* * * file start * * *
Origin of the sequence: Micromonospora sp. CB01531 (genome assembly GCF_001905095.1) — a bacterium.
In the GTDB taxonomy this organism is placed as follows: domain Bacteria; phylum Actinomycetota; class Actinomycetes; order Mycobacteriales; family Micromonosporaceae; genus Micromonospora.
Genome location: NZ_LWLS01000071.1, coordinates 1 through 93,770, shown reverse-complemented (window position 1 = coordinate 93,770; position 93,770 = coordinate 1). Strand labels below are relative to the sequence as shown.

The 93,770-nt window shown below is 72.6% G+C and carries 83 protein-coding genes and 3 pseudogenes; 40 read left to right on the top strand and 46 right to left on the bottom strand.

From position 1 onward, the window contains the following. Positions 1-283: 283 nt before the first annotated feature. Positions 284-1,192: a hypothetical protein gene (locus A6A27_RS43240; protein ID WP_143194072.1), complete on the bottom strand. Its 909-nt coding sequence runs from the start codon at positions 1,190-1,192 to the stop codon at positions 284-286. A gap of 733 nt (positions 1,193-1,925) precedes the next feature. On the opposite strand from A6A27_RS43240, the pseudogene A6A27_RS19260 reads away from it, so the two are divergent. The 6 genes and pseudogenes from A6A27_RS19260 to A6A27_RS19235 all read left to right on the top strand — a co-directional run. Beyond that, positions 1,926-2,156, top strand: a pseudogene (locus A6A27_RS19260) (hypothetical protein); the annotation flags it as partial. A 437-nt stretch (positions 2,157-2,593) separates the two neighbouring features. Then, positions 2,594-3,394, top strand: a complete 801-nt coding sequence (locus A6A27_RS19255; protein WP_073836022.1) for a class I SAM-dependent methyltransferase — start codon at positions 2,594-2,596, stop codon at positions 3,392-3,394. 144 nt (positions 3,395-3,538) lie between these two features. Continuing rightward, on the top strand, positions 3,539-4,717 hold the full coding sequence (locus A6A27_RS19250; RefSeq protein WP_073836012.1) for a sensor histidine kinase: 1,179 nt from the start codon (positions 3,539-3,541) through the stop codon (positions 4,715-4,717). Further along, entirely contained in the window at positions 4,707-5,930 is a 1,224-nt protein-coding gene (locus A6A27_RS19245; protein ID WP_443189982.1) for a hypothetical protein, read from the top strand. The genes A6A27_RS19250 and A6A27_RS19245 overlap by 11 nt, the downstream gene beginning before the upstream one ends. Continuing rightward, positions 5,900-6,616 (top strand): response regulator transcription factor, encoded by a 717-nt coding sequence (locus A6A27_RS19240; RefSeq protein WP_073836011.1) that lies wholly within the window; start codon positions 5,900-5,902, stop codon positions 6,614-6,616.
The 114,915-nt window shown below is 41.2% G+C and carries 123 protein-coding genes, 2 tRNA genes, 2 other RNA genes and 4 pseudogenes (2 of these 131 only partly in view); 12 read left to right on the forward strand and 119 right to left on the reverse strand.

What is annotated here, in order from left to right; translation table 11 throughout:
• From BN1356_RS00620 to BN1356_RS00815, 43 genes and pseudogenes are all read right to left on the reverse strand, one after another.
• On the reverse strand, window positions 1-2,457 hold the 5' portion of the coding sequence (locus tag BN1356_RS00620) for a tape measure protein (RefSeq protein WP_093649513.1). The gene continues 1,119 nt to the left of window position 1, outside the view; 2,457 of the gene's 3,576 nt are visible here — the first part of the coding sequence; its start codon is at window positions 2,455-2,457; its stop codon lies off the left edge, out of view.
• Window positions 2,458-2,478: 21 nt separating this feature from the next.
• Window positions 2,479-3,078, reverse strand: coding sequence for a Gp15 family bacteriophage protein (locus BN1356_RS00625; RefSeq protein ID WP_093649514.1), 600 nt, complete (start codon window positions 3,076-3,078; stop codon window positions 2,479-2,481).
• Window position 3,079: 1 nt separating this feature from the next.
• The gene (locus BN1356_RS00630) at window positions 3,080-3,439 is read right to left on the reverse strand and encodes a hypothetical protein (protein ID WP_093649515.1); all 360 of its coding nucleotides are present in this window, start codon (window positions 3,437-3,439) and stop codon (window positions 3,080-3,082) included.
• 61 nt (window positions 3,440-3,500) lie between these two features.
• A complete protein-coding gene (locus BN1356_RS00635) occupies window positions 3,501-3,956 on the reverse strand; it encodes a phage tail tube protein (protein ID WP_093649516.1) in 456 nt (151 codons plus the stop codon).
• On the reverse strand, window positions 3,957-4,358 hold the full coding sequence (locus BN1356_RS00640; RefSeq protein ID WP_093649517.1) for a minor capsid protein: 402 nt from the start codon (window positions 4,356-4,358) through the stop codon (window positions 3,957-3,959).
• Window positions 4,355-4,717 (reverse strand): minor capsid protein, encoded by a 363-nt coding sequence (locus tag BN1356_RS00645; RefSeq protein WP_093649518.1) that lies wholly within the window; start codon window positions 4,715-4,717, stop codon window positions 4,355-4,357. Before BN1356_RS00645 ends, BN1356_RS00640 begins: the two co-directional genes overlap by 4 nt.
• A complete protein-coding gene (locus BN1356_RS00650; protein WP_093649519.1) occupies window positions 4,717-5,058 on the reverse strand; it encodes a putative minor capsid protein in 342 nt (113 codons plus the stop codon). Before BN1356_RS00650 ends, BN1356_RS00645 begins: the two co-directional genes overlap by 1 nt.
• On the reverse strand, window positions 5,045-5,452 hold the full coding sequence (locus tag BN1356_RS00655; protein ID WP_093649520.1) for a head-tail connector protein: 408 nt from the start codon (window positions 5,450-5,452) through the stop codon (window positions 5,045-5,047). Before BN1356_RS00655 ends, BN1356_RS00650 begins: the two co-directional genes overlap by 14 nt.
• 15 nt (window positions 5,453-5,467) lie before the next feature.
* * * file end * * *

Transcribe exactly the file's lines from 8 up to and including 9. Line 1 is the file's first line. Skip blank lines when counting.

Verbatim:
• From BN1356_RS00620 to BN1356_RS00815, 43 genes and pseudogenes are all read right to left on the reverse strand, one after another.
• On the reverse strand, window positions 1-2,457 hold the 5' portion of the coding sequence (locus tag BN1356_RS00620) for a tape measure protein (RefSeq protein WP_093649513.1). The gene continues 1,119 nt to the left of window position 1, outside the view; 2,457 of the gene's 3,576 nt are visible here — the first part of the coding sequence; its start codon is at window positions 2,455-2,457; its stop codon lies off the left edge, out of view.